Communal gardens have become a fixture of neighborhood revitalization and community-building programs. Whether it be individual plots in one garden or one big lot that residents cultivate together, there is a growing escalation of a phenomenon with deep roots in American history, culture—and psyche.
Statistics are hard to come by, but a report by the National Gardening Association found that the number of households participating in a community garden grew by 2 million between 2008 and 2013. Leading the swell are millennials, particularly in our nation’s urban areas. Stats like that, along with news of hipsters flooding to bankrupt Detroit to start urban farms, can make it seem like community gardens are a recent fad driven by the foodie/locavore movements. However, not only does community gardening and urban farming pre-date the coining of the word “hipster,” but they also have so much more meaning and impact than community building and local food production—although those are significant benefits.
The glory of gardening: hands in the dirt, head in the sun, heart with nature. To nurture a garden is to feed not just on the body, but the soul. – English poet Alfred Austin
“When talking to ‘red zone’ [crisis or disaster] survivors—whether they be war refugees beginning a new life in Dearborn, Michigan; residents of New Orleans’ 9thWard after Hurricane Katrina; or homeowners struggling to hang on in a largely vacated Detroit—we often hear stories about how the act of planting has been critical to emotional survival and to engendering hope for the future,” writes Keith Tidball and Marianne Krasny in “Greening in the Red Zone: Disaster, Resilience and Community Greening."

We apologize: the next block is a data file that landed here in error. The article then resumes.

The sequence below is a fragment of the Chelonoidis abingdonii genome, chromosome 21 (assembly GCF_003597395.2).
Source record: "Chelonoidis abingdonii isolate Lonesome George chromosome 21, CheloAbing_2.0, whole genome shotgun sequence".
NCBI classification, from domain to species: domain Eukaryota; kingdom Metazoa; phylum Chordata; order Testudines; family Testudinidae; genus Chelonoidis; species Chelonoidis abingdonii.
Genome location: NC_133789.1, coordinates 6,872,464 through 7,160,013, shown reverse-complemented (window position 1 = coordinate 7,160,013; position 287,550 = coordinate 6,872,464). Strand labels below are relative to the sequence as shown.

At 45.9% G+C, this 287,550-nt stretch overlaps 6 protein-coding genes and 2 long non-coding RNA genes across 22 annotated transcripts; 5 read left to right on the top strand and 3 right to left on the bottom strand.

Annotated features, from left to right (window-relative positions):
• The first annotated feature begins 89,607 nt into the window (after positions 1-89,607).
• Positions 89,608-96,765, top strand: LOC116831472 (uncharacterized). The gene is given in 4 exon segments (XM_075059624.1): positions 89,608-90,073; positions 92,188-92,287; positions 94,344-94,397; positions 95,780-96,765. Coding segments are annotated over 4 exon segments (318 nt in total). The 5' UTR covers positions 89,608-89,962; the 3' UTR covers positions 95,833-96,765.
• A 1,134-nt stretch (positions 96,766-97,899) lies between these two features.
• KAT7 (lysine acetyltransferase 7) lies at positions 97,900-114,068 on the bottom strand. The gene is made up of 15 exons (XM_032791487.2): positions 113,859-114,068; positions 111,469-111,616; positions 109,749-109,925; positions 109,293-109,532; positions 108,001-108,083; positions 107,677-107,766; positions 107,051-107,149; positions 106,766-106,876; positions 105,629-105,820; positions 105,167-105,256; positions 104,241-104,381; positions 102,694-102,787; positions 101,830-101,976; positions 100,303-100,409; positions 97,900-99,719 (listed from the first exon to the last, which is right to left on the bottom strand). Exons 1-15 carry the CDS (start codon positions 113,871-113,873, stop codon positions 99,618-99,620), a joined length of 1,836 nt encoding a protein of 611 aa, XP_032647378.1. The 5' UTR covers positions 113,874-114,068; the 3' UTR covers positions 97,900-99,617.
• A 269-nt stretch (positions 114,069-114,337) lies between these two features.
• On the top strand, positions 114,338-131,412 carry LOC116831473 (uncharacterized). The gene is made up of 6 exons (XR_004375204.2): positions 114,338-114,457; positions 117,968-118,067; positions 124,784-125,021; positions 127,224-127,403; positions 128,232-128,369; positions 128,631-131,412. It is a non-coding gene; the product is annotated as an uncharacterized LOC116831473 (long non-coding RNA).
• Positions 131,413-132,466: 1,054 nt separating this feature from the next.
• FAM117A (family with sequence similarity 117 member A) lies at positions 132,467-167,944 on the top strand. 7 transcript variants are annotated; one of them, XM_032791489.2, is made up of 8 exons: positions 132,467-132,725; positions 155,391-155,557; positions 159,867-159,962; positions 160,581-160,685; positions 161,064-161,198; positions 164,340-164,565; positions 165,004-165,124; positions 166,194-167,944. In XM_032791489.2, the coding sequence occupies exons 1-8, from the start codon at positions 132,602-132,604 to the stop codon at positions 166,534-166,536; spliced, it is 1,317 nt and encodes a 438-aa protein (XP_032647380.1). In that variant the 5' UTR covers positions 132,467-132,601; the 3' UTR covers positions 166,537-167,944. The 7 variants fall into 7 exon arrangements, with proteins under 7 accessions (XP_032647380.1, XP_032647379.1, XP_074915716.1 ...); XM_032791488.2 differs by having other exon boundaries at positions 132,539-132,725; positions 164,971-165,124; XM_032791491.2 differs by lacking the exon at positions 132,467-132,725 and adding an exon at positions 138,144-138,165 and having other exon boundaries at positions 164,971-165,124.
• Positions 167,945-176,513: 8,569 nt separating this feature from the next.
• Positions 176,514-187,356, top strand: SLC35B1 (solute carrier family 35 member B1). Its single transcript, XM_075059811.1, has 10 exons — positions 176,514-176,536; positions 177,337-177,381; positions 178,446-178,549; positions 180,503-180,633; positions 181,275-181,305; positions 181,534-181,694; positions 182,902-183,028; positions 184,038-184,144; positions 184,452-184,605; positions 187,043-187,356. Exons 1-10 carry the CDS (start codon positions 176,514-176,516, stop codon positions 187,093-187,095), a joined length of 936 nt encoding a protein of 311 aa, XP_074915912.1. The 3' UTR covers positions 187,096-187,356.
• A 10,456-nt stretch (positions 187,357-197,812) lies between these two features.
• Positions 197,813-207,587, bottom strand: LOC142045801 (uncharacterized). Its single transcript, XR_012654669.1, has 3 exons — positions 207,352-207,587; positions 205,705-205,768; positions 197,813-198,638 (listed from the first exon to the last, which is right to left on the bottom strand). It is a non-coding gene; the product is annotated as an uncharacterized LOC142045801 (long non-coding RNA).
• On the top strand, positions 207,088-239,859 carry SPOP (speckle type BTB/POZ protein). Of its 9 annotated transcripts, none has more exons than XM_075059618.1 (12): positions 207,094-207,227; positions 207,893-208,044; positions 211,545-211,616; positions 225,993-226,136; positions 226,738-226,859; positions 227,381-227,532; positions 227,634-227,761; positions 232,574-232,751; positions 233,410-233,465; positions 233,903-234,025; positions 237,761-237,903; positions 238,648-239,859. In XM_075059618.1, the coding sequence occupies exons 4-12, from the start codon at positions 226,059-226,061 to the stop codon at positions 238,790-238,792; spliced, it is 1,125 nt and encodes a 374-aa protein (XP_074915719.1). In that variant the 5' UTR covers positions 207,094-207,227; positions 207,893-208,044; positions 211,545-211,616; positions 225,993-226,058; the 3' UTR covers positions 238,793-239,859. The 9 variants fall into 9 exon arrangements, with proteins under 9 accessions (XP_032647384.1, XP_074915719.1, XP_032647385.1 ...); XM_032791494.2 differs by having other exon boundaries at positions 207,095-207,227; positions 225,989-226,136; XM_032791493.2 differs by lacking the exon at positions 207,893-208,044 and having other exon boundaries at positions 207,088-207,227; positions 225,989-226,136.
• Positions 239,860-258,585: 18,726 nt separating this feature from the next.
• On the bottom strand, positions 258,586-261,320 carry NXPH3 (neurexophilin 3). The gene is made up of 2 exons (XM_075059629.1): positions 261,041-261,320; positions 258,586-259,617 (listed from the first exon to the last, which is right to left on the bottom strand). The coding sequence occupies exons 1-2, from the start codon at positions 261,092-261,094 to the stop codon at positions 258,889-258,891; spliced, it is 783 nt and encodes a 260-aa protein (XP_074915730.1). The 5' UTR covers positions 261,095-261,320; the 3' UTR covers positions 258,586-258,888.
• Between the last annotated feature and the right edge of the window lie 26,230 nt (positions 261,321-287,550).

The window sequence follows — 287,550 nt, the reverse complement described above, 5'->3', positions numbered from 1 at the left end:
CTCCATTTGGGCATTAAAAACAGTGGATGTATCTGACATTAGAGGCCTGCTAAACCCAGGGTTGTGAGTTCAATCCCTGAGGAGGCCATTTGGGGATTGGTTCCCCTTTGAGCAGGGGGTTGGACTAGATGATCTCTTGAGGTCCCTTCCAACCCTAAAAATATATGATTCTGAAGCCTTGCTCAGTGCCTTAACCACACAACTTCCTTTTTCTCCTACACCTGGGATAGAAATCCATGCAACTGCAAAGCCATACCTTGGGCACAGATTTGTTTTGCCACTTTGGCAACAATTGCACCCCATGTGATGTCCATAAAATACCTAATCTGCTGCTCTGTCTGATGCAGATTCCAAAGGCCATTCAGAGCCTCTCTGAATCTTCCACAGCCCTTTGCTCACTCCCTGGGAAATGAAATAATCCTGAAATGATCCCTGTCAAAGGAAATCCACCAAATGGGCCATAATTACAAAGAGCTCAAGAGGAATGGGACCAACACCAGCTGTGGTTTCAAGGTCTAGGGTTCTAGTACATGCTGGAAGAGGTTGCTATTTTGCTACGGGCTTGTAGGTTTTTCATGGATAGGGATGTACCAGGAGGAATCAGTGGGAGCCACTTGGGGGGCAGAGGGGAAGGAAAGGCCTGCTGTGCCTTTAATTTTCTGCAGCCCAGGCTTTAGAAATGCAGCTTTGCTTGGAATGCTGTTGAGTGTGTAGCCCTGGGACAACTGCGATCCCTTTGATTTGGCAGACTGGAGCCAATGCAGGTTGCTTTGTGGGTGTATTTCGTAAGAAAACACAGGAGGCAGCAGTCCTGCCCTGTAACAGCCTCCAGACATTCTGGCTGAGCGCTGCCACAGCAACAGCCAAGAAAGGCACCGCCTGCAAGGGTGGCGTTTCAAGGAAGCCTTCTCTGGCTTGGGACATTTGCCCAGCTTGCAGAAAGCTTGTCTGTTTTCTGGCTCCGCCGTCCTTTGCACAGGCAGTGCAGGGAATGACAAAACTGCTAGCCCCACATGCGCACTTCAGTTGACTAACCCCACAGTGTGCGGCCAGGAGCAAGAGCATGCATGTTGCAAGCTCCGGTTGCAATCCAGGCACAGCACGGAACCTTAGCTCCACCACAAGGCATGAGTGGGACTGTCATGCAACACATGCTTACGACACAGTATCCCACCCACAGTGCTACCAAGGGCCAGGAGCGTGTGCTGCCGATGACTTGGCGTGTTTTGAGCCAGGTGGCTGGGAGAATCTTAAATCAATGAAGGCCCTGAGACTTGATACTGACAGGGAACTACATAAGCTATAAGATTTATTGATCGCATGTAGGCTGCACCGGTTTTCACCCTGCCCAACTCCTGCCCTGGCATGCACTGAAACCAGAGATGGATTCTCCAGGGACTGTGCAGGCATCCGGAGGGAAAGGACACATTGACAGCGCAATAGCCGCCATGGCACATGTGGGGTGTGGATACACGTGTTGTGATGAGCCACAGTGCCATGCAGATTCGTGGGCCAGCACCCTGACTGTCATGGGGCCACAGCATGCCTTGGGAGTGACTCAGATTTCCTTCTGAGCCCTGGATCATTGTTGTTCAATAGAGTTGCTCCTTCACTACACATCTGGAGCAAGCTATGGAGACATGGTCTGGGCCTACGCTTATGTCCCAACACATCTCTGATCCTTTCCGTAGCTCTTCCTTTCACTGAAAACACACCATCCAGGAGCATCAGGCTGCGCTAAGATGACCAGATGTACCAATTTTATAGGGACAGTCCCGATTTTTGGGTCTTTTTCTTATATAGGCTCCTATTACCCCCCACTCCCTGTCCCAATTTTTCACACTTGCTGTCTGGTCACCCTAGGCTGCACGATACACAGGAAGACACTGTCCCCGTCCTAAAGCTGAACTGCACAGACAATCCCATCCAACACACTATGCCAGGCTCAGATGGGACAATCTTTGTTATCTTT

In fact, argue the two researchers, this attraction to nature and particularly to the act of planting is biologically hardwired. “Biophilia” is the term coined to describe the “innate human predisposition to affiliate with, or to seek out, nature. “Urgent biophilia” kicks in once war, hurricane or other crisis induces a feeling of intense threat or loss. Gardening or otherwise actively communing with nature renews the emotional affiliation with other living organisms, paving the way for both individuals and communities to recover and regenerate, say Tidball and Kasny.
Here are a few of the many ways that catering to biophilia through community gardening can benefit both residents and their neighborhoods, as explored in a recent webinar sponsored by NeighborWorks America’s green program (plus one I added):
Emigration and intercultural connection
One of the most stressful experiences an individual or family can experience is becoming a refugee or other type of migrant. Displaced from the familiarity of their homeland, often as the result of traumatic forces such as war or persecution, they have multiple needs that community gardening can help fulfill.